Music DC Collard interview
“The album took me a couple years to make, but it’s really taken a lifetime to complete”. A year after he toured with the British group The The, DC Collard has released his first solo album ‘On A Mission’. In the songs he confronts the demons of his past as a child of British missionaries. 200% spoke with the singer-songwriter and keyboard player about returning to Malaysia, his country of birth after 40 years; the impact on his life of the enforced separation from his parents and being sent to boarding school in England when he was nine years old, and the intensely personal lyrics where he holds nothing back.
200%: What made your parents decide to become missionaries?
DC Collard: My mum was a young nurse in London during the Blitz. She smoked cigarettes. One night she was heading home from Middlesex hospital during the blackout and walked into a lamppost breaking her nose. Lighting a cigarette back then could be dangerous in more ways than one! The next day she quit smoking and converted to Christianity, or so the story goes …
My dad was in the army right after WWII and wound up in Burma. He fell in love with the Far East and after military service became a minister, believing he was called to Asia. He was sent to Malaysia where he then fell in love with my mum, who by that time was already in country driving a Red Cross Land Rover loaded with vaccines and medicines. I guess they were both adventurers at heart; but both also had a strong faith and in their minds a clear calling.
200%: Did it take you a lifetime to complete the album because you find it hard to write about the painful memories from your childhood or to comprehend how being a missionary child has affected your life?
DC Collard: Both. For most of my life I’ve buried my past, as I say in the song ‘Kansas City Blue’, “Down down down under ground”. My emotions, deeply suppressed. Returning to Malaysia in 2014 after 40 years, I started to dig and eventually unlock those memories, painful and joyful. There was so much! I began to feel again. I mean really feel – feel more alive than ever … ‘Back From The Dead’, the song is literally about this awakening process. So yes, it’s taken me a very long time to be able to confront my past. To comprehend it and its effect on my life is another thing altogether: I am still figuring that out, but I’m so much farther down that road. I’ve become quite empathetic; before I almost had to pretend empathy, as my emotions were so numbed. It’s actually a joy to be able to feel again – even the pain, because I am now able to release it and look forward with optimism.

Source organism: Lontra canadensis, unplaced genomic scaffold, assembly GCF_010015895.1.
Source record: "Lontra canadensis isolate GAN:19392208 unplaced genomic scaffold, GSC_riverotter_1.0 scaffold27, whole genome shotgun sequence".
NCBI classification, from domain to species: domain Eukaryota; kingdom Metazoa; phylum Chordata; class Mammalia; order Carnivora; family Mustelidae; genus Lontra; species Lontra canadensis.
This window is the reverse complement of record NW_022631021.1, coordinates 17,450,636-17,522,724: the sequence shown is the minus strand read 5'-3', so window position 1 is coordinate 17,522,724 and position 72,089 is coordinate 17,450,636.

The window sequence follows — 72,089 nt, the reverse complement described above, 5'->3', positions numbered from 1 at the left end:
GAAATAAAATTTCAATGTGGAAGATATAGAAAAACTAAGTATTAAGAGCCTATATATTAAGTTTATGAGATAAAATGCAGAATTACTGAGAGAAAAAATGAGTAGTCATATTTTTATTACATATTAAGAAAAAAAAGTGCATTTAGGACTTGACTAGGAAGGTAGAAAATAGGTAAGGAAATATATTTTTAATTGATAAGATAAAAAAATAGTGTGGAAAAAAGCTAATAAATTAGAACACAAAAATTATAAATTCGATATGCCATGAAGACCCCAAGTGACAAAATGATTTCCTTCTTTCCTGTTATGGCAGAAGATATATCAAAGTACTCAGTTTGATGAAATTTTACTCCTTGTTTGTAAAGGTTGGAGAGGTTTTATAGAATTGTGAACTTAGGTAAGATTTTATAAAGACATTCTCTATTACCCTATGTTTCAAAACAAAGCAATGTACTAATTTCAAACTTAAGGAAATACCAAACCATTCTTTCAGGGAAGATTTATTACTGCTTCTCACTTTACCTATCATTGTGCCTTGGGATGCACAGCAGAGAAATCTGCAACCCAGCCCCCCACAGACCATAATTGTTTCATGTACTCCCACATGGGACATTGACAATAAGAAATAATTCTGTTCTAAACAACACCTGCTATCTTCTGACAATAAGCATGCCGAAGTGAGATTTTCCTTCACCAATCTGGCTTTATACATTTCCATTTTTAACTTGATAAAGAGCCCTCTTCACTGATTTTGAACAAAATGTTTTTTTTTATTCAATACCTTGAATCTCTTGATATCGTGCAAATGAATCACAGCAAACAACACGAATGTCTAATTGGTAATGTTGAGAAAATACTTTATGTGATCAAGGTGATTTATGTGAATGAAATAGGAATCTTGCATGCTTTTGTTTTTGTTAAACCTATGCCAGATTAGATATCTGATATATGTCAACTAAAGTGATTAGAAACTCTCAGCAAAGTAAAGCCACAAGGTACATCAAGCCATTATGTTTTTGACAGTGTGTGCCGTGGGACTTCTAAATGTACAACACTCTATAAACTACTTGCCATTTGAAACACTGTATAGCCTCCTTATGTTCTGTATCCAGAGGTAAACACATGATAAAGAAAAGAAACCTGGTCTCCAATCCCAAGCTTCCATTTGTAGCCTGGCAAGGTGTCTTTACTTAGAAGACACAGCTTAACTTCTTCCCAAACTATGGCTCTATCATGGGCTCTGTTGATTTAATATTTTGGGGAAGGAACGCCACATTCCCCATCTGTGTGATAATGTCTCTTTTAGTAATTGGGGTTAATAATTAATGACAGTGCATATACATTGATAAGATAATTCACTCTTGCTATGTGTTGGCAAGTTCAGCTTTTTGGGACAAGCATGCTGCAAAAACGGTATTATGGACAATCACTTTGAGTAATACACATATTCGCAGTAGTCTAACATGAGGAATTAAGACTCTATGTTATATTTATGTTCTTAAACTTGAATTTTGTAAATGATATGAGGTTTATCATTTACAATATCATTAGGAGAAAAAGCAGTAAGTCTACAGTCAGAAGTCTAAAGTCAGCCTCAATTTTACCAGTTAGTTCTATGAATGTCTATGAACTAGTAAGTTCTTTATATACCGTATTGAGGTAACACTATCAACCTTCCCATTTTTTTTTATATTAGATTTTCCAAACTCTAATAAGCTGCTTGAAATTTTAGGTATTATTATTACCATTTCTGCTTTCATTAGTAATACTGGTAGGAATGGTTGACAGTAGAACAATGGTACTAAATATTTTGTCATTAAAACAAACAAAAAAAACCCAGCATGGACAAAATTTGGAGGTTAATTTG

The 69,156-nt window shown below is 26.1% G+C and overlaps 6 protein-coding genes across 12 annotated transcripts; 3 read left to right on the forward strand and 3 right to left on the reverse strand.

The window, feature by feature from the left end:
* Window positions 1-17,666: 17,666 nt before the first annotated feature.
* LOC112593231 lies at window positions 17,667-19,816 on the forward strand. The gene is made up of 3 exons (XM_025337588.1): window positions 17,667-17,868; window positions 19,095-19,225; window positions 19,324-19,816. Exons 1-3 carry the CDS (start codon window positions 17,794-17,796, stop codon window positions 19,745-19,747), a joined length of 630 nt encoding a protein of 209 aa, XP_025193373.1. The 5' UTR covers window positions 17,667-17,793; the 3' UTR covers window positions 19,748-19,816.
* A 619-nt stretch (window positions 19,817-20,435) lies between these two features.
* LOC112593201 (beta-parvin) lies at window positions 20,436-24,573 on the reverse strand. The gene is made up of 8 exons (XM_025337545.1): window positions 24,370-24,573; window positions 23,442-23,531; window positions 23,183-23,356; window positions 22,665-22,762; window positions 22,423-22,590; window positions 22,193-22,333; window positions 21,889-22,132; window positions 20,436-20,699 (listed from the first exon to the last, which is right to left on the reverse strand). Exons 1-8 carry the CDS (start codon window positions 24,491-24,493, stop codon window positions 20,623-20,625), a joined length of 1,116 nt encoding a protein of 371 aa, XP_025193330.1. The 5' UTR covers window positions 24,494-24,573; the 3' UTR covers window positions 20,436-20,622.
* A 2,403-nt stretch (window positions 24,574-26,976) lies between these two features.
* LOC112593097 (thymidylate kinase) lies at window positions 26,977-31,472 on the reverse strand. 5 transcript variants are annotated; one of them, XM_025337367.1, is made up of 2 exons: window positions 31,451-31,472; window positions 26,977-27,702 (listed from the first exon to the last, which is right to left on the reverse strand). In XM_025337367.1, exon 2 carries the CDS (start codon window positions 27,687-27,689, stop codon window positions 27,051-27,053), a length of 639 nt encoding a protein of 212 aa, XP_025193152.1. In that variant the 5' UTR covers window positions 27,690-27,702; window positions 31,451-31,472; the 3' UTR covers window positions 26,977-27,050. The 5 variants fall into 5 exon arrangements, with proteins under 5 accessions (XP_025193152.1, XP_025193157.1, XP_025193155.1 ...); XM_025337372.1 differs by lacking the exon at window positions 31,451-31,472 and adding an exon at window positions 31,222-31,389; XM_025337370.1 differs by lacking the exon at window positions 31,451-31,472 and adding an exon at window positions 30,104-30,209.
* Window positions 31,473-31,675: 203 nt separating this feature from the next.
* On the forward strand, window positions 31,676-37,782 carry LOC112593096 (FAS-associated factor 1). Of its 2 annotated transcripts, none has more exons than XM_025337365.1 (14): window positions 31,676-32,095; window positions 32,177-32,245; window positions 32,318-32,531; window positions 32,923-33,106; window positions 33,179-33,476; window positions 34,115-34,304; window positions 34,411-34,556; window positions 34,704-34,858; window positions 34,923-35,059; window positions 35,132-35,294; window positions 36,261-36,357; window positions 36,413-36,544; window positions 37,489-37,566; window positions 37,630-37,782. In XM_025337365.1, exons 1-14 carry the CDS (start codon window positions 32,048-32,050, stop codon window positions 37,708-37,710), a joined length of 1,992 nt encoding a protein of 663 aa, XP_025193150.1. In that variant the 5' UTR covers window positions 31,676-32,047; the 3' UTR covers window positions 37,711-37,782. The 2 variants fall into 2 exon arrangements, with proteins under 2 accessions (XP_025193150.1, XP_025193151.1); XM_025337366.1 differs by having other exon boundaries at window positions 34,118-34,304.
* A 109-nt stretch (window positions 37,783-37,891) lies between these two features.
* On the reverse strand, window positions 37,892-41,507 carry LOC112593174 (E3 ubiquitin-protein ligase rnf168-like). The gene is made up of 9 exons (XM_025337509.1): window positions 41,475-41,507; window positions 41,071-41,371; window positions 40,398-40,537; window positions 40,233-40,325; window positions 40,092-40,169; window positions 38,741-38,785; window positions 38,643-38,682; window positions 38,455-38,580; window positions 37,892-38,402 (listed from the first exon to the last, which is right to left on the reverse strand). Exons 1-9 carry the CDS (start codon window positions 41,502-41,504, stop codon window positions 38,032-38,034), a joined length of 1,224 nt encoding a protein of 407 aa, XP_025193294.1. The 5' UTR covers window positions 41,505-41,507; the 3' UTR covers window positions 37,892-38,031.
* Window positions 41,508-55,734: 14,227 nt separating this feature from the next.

200%: One of the many issues missionary kids struggle with throughout their adult lives is commitment. Why do they struggle with this?
DC Collard: They struggle with commitment because it’s something permanent, and for us the opposite is true: nothing is permanent! We make friends, they leave – or we leave. Every commitment as a child is broken. And we mirror that as adults: failed relationships, failed marriages etc. So for me to commit to my own album, impossible! But as my emotions awakened, so did that possibility.
200%: Did you procrastinate to make the album?
DC Collard: Yes, there certainly was an element of procrastination in making this album. More so in the recording of it, as I wrote the entire album pretty much within a two-week period. Committing it to tape – or in this case, hard drive – was another story. I had to really psyche myself up, allow tears to fall and a few laughs. It was also strange because I was completely on my own – albeit a place I’m particularly familiar with – where usually I record with other musicians. However, for this project I knew it was necessary, even essential. I invented reasons not to start recording: a bit tired today, the motorcycle needs an oil change, my throat’s feeling rough, I should practice first – I never practice unless preparing for a tour.
200%: As you’re becoming older do you find it’s easier or more difficult to deal with issues of abandonment and loss in your life?